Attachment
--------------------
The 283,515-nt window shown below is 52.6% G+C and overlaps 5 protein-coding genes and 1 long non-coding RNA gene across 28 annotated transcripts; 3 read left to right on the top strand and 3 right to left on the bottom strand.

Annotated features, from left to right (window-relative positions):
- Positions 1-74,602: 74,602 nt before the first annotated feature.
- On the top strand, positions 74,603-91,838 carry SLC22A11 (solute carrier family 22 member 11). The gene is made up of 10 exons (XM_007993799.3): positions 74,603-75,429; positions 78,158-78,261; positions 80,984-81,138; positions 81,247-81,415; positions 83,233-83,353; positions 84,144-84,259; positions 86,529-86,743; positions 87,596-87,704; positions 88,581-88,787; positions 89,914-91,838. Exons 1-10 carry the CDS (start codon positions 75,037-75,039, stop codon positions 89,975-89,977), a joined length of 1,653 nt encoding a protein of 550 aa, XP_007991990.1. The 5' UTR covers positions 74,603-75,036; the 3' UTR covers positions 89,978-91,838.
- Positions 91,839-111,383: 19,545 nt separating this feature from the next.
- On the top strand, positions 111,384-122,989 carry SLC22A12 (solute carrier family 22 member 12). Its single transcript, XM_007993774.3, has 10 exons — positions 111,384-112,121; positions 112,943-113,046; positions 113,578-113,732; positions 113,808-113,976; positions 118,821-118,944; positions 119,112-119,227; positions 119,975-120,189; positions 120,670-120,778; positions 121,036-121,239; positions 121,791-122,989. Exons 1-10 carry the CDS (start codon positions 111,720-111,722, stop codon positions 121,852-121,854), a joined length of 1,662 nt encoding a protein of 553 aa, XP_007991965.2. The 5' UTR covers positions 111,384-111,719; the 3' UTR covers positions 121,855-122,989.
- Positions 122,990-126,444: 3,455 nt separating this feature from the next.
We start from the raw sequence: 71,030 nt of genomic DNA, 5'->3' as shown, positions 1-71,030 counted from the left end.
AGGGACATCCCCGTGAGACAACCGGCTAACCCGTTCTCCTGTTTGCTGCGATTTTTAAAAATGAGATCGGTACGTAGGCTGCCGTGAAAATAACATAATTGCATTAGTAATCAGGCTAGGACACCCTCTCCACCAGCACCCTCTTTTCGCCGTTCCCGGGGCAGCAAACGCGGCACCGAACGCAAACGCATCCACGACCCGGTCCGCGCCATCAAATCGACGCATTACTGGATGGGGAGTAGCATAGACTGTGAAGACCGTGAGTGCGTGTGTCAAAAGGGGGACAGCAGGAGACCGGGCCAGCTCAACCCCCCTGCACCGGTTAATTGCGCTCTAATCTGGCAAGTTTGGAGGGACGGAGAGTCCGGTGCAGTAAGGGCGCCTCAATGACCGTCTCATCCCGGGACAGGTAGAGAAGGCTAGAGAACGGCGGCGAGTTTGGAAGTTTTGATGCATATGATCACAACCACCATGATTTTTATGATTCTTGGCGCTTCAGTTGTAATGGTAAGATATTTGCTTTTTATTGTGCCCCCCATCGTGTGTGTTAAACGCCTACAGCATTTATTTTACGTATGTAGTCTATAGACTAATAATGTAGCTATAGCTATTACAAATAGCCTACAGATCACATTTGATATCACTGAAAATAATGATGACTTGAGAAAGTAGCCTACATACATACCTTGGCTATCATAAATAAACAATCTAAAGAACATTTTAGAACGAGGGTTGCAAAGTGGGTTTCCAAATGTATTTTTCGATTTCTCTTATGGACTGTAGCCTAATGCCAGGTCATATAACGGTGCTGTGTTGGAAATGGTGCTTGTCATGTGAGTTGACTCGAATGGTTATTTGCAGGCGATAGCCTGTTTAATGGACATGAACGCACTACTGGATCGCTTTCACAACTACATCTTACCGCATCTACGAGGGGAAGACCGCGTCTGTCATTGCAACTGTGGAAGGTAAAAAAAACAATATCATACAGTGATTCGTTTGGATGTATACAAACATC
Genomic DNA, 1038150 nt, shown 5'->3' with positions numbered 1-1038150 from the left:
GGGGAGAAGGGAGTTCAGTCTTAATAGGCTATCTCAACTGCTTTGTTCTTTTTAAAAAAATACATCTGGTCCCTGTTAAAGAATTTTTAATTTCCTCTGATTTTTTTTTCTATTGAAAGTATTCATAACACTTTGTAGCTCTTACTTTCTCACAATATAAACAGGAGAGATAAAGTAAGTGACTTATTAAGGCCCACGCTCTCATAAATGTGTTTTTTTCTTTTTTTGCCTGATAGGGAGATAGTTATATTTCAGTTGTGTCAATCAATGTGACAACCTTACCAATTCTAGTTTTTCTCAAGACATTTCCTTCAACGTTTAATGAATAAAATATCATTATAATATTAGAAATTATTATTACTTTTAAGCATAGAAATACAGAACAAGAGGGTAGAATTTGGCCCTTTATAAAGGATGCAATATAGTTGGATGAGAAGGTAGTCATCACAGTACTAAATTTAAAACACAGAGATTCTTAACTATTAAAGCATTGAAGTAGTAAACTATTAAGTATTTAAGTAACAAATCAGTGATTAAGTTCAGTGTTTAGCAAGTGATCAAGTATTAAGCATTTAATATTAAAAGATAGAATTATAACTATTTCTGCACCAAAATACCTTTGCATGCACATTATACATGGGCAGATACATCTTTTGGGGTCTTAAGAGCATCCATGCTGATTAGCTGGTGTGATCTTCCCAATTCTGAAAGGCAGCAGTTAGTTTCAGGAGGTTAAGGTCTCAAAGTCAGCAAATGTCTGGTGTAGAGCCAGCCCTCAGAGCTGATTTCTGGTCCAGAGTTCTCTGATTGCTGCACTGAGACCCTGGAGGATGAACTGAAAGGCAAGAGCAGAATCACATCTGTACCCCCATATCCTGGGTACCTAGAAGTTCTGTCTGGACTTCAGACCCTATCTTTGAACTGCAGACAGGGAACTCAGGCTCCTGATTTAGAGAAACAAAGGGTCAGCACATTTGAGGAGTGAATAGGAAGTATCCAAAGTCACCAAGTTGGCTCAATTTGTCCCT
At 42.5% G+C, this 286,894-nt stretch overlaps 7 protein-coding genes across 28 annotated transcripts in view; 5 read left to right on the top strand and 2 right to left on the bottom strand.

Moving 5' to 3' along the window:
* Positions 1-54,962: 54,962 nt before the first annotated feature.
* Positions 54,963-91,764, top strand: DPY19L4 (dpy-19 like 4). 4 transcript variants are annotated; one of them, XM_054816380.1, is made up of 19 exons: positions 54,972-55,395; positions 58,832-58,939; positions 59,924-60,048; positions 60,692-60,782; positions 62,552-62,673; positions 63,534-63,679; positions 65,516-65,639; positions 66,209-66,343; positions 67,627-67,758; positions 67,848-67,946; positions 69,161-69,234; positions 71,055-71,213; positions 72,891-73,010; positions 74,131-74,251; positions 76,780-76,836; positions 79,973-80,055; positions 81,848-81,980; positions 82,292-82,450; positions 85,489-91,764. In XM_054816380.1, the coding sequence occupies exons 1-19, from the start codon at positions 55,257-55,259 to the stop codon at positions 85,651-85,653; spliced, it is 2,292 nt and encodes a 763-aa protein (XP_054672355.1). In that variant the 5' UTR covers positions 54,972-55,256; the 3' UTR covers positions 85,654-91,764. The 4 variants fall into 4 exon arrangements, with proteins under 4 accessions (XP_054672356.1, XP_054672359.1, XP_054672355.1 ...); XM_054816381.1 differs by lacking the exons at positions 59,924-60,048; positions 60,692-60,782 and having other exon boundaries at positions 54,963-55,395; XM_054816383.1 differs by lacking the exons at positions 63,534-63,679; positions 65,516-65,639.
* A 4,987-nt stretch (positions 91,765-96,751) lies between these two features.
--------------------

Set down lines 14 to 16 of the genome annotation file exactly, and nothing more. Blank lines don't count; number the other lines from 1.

* Positions 1-54,962: 54,962 nt before the first annotated feature.
* Positions 54,963-91,764, top strand: DPY19L4 (dpy-19 like 4). 4 transcript variants are annotated; one of them, XM_054816380.1, is made up of 19 exons: positions 54,972-55,395; positions 58,832-58,939; positions 59,924-60,048; positions 60,692-60,782; positions 62,552-62,673; positions 63,534-63,679; positions 65,516-65,639; positions 66,209-66,343; positions 67,627-67,758; positions 67,848-67,946; positions 69,161-69,234; positions 71,055-71,213; positions 72,891-73,010; positions 74,131-74,251; positions 76,780-76,836; positions 79,973-80,055; positions 81,848-81,980; positions 82,292-82,450; positions 85,489-91,764. In XM_054816380.1, the coding sequence occupies exons 1-19, from the start codon at positions 55,257-55,259 to the stop codon at positions 85,651-85,653; spliced, it is 2,292 nt and encodes a 763-aa protein (XP_054672355.1). In that variant the 5' UTR covers positions 54,972-55,256; the 3' UTR covers positions 85,654-91,764. The 4 variants fall into 4 exon arrangements, with proteins under 4 accessions (XP_054672356.1, XP_054672359.1, XP_054672355.1 ...); XM_054816381.1 differs by lacking the exons at positions 59,924-60,048; positions 60,692-60,782 and having other exon boundaries at positions 54,963-55,395; XM_054816383.1 differs by lacking the exons at positions 63,534-63,679; positions 65,516-65,639.
* A 4,987-nt stretch (positions 91,765-96,751) lies between these two features.